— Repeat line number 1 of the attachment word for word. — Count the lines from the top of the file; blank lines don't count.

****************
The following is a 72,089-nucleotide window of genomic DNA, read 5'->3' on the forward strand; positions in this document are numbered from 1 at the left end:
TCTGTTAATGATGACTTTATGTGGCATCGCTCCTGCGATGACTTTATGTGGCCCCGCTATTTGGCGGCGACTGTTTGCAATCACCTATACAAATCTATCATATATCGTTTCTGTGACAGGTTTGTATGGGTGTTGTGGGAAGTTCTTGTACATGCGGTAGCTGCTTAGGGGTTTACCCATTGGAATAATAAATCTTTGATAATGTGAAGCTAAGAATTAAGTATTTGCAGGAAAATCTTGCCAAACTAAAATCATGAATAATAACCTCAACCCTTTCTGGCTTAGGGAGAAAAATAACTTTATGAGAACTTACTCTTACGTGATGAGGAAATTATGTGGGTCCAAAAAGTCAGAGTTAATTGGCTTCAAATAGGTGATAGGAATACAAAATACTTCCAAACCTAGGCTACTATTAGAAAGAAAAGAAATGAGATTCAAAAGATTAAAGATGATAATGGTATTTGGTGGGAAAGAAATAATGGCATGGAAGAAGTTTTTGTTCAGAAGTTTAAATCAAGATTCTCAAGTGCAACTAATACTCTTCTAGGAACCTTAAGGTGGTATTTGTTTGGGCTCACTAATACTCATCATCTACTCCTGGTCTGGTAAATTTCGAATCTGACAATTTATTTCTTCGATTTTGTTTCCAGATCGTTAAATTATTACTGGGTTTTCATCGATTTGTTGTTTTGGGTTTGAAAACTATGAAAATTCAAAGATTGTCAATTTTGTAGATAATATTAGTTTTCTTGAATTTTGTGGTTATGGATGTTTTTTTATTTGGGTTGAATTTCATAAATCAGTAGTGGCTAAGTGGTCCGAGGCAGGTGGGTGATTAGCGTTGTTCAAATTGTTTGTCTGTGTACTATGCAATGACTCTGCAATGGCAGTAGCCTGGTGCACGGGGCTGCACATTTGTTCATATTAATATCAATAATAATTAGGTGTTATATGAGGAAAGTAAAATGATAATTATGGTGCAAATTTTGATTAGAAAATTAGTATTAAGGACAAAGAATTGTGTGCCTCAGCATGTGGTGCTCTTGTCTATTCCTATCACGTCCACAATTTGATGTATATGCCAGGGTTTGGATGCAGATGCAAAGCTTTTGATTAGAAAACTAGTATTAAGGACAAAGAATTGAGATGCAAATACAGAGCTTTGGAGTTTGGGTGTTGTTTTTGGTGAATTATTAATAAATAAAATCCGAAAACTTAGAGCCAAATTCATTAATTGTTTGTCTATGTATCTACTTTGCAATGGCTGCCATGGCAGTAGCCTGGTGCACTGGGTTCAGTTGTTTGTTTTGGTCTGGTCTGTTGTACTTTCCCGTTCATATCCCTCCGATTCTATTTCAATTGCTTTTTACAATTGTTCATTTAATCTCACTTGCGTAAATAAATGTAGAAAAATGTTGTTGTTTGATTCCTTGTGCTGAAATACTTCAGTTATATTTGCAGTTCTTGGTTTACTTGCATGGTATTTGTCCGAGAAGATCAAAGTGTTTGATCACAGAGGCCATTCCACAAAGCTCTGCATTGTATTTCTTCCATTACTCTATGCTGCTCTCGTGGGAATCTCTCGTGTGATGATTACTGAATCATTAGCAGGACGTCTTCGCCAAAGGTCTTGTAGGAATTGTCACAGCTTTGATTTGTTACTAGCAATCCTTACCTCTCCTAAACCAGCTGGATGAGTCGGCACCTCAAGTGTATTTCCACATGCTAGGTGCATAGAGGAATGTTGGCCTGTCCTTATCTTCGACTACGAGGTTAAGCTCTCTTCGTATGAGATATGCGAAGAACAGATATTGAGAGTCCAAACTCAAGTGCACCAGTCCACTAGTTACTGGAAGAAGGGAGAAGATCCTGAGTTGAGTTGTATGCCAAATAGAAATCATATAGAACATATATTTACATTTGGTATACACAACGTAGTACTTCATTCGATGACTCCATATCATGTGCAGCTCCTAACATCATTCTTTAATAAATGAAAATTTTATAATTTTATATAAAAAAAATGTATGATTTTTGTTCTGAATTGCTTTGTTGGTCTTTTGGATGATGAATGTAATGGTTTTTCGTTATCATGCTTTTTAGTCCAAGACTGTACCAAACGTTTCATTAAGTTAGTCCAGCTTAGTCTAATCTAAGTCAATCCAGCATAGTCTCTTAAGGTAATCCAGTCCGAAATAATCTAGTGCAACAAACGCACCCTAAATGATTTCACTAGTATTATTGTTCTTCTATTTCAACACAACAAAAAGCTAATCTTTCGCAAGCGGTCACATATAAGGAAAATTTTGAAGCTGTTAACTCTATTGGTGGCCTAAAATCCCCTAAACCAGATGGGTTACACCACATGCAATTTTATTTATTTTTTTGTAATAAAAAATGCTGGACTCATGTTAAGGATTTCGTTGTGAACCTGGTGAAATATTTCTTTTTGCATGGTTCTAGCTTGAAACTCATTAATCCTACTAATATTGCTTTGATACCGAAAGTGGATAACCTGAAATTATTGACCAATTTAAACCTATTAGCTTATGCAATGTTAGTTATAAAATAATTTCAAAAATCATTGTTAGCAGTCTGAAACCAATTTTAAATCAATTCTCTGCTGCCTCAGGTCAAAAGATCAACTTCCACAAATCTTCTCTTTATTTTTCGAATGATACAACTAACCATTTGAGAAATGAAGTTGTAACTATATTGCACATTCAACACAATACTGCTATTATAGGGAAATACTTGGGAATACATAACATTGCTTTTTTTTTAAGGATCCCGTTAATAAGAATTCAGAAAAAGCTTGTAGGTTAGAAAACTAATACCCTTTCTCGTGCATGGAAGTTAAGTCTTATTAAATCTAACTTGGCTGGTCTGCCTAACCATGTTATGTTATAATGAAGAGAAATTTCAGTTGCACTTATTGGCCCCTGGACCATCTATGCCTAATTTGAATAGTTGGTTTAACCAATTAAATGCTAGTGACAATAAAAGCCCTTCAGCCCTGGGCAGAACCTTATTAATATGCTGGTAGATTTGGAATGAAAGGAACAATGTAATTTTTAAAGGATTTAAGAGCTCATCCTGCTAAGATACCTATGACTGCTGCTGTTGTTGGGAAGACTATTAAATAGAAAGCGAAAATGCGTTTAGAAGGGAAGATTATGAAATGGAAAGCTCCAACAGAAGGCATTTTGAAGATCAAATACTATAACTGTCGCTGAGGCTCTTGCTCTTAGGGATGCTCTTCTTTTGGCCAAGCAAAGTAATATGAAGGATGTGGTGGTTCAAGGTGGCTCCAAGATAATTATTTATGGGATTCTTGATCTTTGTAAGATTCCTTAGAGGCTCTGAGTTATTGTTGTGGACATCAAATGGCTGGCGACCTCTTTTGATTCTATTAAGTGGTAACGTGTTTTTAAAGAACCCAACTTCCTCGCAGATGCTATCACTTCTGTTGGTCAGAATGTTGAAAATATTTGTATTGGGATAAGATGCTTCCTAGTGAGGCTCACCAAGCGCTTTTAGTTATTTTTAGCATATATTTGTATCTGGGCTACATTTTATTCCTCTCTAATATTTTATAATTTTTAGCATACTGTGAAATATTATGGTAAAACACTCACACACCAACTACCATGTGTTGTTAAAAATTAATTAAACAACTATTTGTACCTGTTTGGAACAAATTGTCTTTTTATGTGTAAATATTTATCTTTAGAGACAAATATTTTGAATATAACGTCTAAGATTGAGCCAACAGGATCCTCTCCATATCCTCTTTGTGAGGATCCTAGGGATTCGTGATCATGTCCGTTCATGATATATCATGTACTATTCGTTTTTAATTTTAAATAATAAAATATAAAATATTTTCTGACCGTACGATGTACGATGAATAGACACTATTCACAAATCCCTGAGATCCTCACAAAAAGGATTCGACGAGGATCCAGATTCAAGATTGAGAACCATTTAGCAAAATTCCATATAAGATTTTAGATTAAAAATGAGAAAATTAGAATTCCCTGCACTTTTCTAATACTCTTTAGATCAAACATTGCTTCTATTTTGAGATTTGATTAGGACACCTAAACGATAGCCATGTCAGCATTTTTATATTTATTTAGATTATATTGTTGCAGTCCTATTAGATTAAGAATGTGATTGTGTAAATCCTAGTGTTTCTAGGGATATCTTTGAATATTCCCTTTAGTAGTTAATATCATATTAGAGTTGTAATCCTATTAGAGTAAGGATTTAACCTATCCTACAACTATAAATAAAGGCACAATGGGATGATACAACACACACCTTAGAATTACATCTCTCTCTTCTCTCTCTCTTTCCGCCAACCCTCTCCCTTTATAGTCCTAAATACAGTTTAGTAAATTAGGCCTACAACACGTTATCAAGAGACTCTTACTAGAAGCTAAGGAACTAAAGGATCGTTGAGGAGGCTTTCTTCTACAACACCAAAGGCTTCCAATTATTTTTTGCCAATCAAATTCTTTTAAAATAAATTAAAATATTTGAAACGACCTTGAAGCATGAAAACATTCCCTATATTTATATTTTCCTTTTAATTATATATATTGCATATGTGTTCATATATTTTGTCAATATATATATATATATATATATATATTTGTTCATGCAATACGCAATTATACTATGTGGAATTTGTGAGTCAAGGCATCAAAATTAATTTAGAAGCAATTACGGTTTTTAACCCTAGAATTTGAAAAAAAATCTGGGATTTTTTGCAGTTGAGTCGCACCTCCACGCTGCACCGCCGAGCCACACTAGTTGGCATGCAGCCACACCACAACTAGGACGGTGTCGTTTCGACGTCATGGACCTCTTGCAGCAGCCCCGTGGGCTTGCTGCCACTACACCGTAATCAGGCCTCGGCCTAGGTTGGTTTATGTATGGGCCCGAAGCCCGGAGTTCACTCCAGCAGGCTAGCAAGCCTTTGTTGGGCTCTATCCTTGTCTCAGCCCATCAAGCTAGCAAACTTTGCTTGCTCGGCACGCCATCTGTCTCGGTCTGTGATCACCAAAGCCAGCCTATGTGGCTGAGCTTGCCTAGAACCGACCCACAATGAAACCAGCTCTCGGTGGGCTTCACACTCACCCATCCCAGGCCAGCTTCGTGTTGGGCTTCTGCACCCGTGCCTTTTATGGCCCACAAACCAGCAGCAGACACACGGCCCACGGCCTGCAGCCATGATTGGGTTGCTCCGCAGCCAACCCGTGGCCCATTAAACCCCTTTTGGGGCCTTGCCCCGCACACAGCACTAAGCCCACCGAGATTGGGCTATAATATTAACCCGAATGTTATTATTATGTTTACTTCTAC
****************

The following is a 72,089-nucleotide window of genomic DNA, read 5'->3' on the forward strand; positions in this document are numbered from 1 at the left end: